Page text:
Jodys farm is a ex dairy property and was used as a small piggery as well so it is set up for all kinds of potential farming and homesteading pursuits. If you would like to see for yourself what it’s like she has her own blog – http://oaklands-farm.blogspot.com.au/2014/

We said our goodbyes with a lot to think about and we have had months of thinking but have decided to take the chance.

It will be a 12 month rental arrangement initially and if we are all happy after that then we will slowly buy into the farm.

When we first agreed I was filled with panic “What have we committed too” “We will have to say goodbye to all our friends here” but once everything settled down we could see the true benefits of this opportunity. This isn’t just a chance to have a home and be settled it’s a chance to build a sustainable future for our children and with things so uncertain in the world there is a chance they won’t have the chance to buy a home themselves one day but if they can stay on the family farm and have a life then they have security.

I don’t know what the future holds but I am excited to find out.

Homesteading

Soap nut laundry detergent

It’s laundry detergent time again and although I usually use my previous recipe shared on the blog I decided to try something different today using soap nuts.
image

What is a soap nut?
Soap nuts or soap berries come from the Sapindus mukorossi tree which grows wild in the Hazara district of Pakistan.

The SoapNut Tree’s botanic family includes 2,000 species, with the mukorossi providing the largest fruit, containing a high content of saponin.   

This nut/berry synthesizes its own natural soapy lathers when mixed with water.
Once germinated, it takes nine years for the SoapNut tree to begin yielding fruit which can then be harvested for 90 odd years!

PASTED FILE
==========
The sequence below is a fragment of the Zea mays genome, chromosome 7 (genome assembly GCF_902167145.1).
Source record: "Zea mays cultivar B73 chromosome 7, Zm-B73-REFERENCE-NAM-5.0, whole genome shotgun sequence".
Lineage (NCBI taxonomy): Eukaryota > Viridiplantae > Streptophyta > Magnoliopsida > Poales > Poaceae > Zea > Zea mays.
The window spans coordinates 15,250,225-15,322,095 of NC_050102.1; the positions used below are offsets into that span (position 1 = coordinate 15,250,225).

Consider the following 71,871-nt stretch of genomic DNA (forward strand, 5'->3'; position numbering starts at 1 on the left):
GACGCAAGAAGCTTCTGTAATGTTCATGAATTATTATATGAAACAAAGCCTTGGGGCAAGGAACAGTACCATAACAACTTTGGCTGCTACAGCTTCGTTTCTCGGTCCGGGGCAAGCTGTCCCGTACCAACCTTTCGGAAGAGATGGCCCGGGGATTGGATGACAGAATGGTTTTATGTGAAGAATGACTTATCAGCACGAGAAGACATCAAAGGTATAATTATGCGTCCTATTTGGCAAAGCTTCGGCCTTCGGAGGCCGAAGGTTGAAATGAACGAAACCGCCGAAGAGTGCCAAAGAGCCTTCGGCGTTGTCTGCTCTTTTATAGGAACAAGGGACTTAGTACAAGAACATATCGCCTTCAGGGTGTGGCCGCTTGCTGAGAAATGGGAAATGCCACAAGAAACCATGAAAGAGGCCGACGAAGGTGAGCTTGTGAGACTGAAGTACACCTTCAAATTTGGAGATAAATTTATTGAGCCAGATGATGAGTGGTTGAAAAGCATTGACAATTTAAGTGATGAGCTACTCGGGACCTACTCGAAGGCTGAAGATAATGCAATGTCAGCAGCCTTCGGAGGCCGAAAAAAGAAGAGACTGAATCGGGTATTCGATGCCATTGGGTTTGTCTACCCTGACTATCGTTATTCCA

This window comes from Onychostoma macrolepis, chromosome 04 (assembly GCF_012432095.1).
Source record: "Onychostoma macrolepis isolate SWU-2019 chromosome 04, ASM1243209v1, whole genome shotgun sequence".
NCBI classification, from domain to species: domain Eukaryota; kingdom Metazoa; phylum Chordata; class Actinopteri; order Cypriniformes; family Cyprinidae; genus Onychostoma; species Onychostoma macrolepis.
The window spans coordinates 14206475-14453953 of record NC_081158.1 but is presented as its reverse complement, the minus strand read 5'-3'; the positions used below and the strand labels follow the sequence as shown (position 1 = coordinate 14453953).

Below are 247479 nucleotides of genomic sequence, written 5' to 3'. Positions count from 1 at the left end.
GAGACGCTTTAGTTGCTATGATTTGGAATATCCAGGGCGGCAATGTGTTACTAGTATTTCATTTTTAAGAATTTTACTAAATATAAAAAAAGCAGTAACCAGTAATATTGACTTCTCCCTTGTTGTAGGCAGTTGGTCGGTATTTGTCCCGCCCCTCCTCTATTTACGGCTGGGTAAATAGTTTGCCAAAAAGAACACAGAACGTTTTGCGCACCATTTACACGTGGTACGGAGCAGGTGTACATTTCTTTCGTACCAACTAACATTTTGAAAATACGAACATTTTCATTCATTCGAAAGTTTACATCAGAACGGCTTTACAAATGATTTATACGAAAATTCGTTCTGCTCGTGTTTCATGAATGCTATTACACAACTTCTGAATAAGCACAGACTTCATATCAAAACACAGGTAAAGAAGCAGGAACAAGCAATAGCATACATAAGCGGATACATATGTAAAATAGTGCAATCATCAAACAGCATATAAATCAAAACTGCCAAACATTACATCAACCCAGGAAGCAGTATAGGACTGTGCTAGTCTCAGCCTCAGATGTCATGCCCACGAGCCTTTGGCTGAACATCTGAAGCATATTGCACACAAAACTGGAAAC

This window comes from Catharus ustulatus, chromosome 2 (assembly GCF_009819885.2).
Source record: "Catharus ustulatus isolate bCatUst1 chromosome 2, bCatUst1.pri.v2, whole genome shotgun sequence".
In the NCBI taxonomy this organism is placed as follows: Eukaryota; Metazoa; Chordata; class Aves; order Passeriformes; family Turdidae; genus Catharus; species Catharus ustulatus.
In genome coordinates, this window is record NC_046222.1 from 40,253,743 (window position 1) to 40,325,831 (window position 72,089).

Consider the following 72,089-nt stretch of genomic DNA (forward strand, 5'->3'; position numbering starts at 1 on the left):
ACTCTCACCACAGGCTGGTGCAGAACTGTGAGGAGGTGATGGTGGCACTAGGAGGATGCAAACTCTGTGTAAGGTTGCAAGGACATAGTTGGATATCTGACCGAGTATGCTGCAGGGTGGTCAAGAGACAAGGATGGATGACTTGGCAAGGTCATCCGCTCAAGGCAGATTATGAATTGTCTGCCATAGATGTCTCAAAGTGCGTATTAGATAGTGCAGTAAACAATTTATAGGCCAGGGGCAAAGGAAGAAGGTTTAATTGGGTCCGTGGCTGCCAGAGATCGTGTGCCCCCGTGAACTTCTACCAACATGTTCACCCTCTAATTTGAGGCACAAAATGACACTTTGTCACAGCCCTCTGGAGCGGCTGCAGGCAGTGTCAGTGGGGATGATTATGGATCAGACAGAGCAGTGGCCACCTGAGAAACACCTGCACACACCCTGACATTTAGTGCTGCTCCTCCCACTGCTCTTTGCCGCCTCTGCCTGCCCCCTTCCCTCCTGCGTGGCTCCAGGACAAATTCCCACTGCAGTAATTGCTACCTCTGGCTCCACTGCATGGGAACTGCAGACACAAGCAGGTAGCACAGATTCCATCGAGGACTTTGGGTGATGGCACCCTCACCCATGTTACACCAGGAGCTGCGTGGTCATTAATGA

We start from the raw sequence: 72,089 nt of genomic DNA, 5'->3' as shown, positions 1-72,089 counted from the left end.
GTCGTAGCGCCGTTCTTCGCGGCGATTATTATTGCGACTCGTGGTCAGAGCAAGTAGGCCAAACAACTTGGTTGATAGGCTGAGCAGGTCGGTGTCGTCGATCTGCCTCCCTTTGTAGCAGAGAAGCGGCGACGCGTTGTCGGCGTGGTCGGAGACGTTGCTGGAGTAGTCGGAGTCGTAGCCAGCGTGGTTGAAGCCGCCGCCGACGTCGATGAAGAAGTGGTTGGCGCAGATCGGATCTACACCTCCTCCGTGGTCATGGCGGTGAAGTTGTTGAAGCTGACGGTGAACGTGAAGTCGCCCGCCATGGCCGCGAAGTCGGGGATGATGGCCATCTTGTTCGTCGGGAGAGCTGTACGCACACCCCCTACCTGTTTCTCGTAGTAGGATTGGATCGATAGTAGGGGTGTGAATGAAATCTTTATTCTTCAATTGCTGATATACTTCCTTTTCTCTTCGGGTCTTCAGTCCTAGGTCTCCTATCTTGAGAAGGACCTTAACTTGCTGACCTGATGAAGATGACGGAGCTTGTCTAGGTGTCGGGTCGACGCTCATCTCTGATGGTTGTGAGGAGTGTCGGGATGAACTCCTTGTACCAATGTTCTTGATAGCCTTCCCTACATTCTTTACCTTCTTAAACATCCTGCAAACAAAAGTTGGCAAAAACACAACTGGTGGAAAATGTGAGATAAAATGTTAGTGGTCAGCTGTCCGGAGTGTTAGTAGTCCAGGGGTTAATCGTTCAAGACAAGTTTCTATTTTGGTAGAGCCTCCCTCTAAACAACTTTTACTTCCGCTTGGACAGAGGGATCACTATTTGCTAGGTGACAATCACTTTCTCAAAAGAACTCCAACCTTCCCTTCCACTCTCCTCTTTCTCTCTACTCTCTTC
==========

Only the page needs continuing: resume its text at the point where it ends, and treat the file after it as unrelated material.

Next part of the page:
After you’ve made soap from your berries the remaining husks can be composted making this a really wonderful sustainable option for soaps and detergents!

There are a few options for using soap nuts.
You can pop them in a breathable drawstring bag straight in the washing machine drying after each use or Make hand soap, washing up liquid or laundry liquid.

So today I decided to use a recipe that includes washing soda. I opted for this over straight soap nuts because with Mr Hunter Gatherer working on farms and two little kids we have a lot of DIRTY laundry and I wanted the extra strength wash.

Soap nut laundry liquid recipe
image

12 -15 whole soap nuts
4 litres water cups water
1 Table spoon Epson salt
1/4 cup washing soda
A few drops of essential oil if you want scent

In a large pot, add soap nuts and water. Bring to boil on medium heat and boil for 30 minutes.
Take off heat and allow to when it has cooled a bit, add the epsom salt and washing soda.
Stir to dissolve.
Remove the soap nuts and  compost then add essential oils
Pour into bottles of choice and remember to shake before use.
Use 1/2 cup liquid per regular size load of laundry.

Happy soaping!

Anne